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RayDVD, Rs. 5992004, Universal PicturesDirected by Taylor HackfordScreenplay by Taylor Hackford and James L. White Starring Jamie Foxx, Kerry Washington, C. J. Sanders and Sharon WarrenRay is the story of the one-dollar bill man who goes on to rake in millions.The blind pianist, singer and composer went from abject poverty to become one of America's most celebrated musicians. It is also the tale of a heroin addict who couldn't handle his success and turned out to become a callous lover and a cold-hearted friend.Though the film is over two-and-a half-hours long, it does manage to hold the viewer's attention. Lead actor Jamie Foxx's virtuoso performance is well complemented with superb performances especially from C.J. Sanders as the young Ray, Sharon Warren as Ray's mother Aretha Robinson, and Kerry Washington as Ray's wife Della Bea Robinson. Others who put in top-notch performances include Regina King (Margie Hendricks) and Harry Lennix as the successful Ray's suave manager Joe Adams.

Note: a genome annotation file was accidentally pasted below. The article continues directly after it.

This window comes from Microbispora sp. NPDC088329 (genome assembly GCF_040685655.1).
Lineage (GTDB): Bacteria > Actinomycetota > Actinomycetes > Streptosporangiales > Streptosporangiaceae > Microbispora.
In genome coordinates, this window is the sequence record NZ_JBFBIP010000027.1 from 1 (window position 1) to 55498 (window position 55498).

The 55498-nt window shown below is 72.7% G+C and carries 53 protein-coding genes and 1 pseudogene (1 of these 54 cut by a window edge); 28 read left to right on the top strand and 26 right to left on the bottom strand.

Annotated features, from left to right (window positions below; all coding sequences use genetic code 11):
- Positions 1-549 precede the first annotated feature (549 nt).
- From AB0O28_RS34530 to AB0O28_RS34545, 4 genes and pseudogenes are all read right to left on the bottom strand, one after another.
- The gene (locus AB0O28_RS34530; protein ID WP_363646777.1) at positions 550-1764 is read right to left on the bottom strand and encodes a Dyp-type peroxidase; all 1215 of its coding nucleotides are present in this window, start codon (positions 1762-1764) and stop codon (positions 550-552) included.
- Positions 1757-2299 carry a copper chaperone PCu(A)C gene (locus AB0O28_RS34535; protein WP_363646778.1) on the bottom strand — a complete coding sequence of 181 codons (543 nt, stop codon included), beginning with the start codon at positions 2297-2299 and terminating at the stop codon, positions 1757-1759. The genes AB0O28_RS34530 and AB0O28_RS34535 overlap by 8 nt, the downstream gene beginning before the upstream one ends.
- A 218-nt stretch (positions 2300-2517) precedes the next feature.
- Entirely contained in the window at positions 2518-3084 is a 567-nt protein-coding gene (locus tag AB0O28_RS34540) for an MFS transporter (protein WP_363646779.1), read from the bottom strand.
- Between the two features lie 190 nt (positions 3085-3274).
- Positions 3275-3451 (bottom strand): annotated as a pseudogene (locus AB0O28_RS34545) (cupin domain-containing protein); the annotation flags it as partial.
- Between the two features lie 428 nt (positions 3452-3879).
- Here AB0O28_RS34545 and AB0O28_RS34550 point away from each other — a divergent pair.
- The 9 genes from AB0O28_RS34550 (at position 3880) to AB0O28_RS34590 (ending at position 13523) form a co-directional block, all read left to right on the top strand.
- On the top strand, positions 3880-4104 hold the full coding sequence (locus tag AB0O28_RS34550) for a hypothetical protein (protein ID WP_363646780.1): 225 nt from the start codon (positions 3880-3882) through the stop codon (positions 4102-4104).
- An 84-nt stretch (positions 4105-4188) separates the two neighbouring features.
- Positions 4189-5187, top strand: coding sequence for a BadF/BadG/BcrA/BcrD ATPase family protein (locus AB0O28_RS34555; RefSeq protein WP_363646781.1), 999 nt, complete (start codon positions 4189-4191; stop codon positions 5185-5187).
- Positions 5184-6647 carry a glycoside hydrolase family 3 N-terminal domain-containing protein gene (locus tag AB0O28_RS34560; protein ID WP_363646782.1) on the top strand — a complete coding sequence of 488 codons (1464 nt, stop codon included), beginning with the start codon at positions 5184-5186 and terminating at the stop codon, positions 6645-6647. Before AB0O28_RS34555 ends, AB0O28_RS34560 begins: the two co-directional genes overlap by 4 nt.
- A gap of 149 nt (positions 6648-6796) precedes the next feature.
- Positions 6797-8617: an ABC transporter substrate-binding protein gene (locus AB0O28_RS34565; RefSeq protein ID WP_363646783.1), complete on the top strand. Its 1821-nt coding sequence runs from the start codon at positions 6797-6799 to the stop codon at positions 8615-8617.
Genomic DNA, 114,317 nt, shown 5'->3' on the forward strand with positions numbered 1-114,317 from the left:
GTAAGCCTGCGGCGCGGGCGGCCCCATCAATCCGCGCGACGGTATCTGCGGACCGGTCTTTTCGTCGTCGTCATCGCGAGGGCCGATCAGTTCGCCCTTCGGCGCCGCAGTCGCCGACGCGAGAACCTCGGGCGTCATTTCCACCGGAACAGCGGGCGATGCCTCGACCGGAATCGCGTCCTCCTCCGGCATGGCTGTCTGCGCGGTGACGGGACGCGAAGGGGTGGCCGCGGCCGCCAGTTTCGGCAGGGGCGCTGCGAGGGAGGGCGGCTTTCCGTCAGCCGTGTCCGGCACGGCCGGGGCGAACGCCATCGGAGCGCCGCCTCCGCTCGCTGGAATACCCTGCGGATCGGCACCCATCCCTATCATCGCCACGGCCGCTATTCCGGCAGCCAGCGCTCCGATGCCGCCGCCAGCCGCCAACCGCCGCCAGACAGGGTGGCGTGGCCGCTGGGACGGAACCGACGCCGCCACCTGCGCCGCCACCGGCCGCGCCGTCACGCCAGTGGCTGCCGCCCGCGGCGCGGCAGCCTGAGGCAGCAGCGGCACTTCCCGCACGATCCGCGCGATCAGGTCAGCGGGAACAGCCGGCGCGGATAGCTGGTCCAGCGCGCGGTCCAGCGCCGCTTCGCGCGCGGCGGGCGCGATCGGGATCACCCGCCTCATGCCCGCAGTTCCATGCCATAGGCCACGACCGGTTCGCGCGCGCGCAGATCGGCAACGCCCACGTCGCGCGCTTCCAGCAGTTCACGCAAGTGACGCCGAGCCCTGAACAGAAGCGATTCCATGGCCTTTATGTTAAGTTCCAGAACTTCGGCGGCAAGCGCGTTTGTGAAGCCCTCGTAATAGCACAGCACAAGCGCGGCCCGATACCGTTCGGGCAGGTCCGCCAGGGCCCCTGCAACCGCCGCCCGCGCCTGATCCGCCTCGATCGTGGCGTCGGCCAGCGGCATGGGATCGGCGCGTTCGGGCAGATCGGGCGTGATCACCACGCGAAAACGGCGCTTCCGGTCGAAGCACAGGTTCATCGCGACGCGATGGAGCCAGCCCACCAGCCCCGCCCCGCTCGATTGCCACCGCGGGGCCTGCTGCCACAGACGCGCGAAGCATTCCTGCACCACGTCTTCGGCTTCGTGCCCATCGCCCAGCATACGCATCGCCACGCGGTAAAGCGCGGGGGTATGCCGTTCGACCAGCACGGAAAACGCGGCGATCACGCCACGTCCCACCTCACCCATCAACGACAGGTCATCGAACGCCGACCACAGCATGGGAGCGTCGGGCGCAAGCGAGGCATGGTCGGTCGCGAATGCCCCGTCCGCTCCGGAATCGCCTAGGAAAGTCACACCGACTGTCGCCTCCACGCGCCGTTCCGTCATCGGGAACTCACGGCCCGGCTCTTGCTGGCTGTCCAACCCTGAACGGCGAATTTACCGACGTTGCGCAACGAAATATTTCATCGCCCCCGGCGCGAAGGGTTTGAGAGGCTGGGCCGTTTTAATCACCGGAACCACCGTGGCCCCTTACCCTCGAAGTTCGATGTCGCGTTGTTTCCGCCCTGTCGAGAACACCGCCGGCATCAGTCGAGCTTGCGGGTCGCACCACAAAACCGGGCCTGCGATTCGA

One big drawback is that the DVD released in India does not have subtitles. Without them, it's often difficult to catch the nuances in the dialogues, especially because the black American's style of speaking is hard to follow. Apparently the DVD contains two discs and only one was sent for the review. The film's focal point is to depict Ray's sharpened sense of sound. In one of the long bus journeys with Lowell Fulson's band playing across cities in America, Ray tells the bus driver his ears have become his eyes. He hears sounds that a normal human being would overlook. When he is courting his wife-to-be, Della Bea he tells her of the sound of the humming bird and only when Della shuts off all other sounds she is able to hear the bird outside. This gift of extraordinary hearing is what makes Ray a superb musician.Ray's success is largely due to the entrepreneurship of Ahmet Ertegun and Jerry Wexler, who were the bosses of Atlantic Records. Ertegun makes Ray evolve his own style instead of being a wannabe Nat King Cole. Ertegun's lyrics in the song "Messing Around" is rendered in Ray's own novel style and the hits keep flowing after that. America swings its hips to the numbers "I Got a Woman" which mixes gospel and foot-stomping stuff. The new style has its detractors as one couple accuse him of "making money off the Lord" but his fans far outnumber the detractors. Jerry Wexler rechristens `race music' to `rhythm and blues' in an article in the Billboard magazine and very soon Ray crosses over from a predominantly black audience to include `honky' fans gyrating on the beach to his smash hit "What'd I Say". Other smash hits that find their way into the movie are " Unchain My Heart" (which Joe Cocker sexed up in the '90s version) and "Georgia on My Mind" which went on to become the official song of the State of Georgia. Ironically it was in Georgia that Ray openly came out supporting the black cause by cancelling a gig he was scheduled to do.It may seem inappropriate to review Ray two years after it was released, but as his second death anniversary is coming up (June 10) it would be fitting to pay tribute to the incomparable genius now. Taylor Hackford, who directed the film, stresses repeatedly in a commentary that the movie is a musical. In reality, the music comes off second best in this visually powerful film. Particularly brilliant is the camera work of Pawel Edelman who captures the outdoor locales magnificently. The scenes that deal with young Ray's life are the work of an ace craftsman. Every flashback scene is sheer artistry and adds so much to the film.D. RAVISHANKAR